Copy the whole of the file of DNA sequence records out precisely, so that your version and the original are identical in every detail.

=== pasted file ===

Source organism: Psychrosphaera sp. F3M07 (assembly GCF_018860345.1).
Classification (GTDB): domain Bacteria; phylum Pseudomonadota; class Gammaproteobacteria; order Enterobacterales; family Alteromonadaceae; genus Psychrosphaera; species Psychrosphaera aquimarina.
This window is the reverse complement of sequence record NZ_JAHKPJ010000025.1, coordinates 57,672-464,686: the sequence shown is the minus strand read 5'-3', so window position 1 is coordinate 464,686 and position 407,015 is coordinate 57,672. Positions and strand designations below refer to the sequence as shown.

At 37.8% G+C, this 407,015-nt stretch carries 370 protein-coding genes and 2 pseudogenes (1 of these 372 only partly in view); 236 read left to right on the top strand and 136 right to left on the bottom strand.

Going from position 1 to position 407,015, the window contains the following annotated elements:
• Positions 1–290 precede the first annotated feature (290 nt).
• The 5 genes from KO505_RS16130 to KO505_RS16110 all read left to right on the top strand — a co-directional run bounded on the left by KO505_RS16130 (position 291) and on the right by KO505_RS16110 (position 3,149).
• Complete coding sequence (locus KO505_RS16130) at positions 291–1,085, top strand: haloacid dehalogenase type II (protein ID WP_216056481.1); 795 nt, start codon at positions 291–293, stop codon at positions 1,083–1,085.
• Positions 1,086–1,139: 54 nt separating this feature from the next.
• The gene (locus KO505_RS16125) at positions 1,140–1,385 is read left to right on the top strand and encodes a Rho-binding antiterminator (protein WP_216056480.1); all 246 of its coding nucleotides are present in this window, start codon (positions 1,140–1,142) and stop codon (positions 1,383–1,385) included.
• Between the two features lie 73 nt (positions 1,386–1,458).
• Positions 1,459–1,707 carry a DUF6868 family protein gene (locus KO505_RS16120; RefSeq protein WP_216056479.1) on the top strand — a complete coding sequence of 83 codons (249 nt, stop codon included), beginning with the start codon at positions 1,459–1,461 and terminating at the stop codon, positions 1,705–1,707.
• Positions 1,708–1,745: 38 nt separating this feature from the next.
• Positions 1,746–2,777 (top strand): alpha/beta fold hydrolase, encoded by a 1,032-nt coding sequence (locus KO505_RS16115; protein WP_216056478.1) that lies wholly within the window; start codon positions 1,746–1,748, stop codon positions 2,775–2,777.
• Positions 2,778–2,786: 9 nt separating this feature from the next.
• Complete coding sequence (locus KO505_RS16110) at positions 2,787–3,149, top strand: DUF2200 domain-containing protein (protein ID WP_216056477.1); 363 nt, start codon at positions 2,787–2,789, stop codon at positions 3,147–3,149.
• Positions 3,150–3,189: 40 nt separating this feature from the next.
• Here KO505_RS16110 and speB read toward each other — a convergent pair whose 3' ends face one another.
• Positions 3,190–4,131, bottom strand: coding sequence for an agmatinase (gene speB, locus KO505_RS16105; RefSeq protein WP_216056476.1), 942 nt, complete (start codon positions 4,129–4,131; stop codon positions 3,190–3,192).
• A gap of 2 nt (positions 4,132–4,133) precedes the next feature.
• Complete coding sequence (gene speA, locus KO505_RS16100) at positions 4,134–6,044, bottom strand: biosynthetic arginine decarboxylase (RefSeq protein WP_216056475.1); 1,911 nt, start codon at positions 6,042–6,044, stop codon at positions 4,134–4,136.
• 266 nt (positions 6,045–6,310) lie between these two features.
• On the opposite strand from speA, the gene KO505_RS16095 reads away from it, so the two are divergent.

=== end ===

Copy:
Source organism: Psychrosphaera sp. F3M07 (assembly GCF_018860345.1).
Classification (GTDB): domain Bacteria; phylum Pseudomonadota; class Gammaproteobacteria; order Enterobacterales; family Alteromonadaceae; genus Psychrosphaera; species Psychrosphaera aquimarina.
This window is the reverse complement of sequence record NZ_JAHKPJ010000025.1, coordinates 57,672-464,686: the sequence shown is the minus strand read 5'-3', so window position 1 is coordinate 464,686 and position 407,015 is coordinate 57,672. Positions and strand designations below refer to the sequence as shown.

At 37.8% G+C, this 407,015-nt stretch carries 370 protein-coding genes and 2 pseudogenes (1 of these 372 only partly in view); 236 read left to right on the top strand and 136 right to left on the bottom strand.

Going from position 1 to position 407,015, the window contains the following annotated elements:
• Positions 1–290 precede the first annotated feature (290 nt).
• The 5 genes from KO505_RS16130 to KO505_RS16110 all read left to right on the top strand — a co-directional run bounded on the left by KO505_RS16130 (position 291) and on the right by KO505_RS16110 (position 3,149).
• Complete coding sequence (locus KO505_RS16130) at positions 291–1,085, top strand: haloacid dehalogenase type II (protein ID WP_216056481.1); 795 nt, start codon at positions 291–293, stop codon at positions 1,083–1,085.
• Positions 1,086–1,139: 54 nt separating this feature from the next.
• The gene (locus KO505_RS16125) at positions 1,140–1,385 is read left to right on the top strand and encodes a Rho-binding antiterminator (protein WP_216056480.1); all 246 of its coding nucleotides are present in this window, start codon (positions 1,140–1,142) and stop codon (positions 1,383–1,385) included.
• Between the two features lie 73 nt (positions 1,386–1,458).
• Positions 1,459–1,707 carry a DUF6868 family protein gene (locus KO505_RS16120; RefSeq protein WP_216056479.1) on the top strand — a complete coding sequence of 83 codons (249 nt, stop codon included), beginning with the start codon at positions 1,459–1,461 and terminating at the stop codon, positions 1,705–1,707.
• Positions 1,708–1,745: 38 nt separating this feature from the next.
• Positions 1,746–2,777 (top strand): alpha/beta fold hydrolase, encoded by a 1,032-nt coding sequence (locus KO505_RS16115; protein WP_216056478.1) that lies wholly within the window; start codon positions 1,746–1,748, stop codon positions 2,775–2,777.
• Positions 2,778–2,786: 9 nt separating this feature from the next.
• Complete coding sequence (locus KO505_RS16110) at positions 2,787–3,149, top strand: DUF2200 domain-containing protein (protein ID WP_216056477.1); 363 nt, start codon at positions 2,787–2,789, stop codon at positions 3,147–3,149.
• Positions 3,150–3,189: 40 nt separating this feature from the next.
• Here KO505_RS16110 and speB read toward each other — a convergent pair whose 3' ends face one another.
• Positions 3,190–4,131, bottom strand: coding sequence for an agmatinase (gene speB, locus KO505_RS16105; RefSeq protein WP_216056476.1), 942 nt, complete (start codon positions 4,129–4,131; stop codon positions 3,190–3,192).
• A gap of 2 nt (positions 4,132–4,133) precedes the next feature.
• Complete coding sequence (gene speA, locus KO505_RS16100) at positions 4,134–6,044, bottom strand: biosynthetic arginine decarboxylase (RefSeq protein WP_216056475.1); 1,911 nt, start codon at positions 6,042–6,044, stop codon at positions 4,134–4,136.
• 266 nt (positions 6,045–6,310) lie between these two features.
• On the opposite strand from speA, the gene KO505_RS16095 reads away from it, so the two are divergent.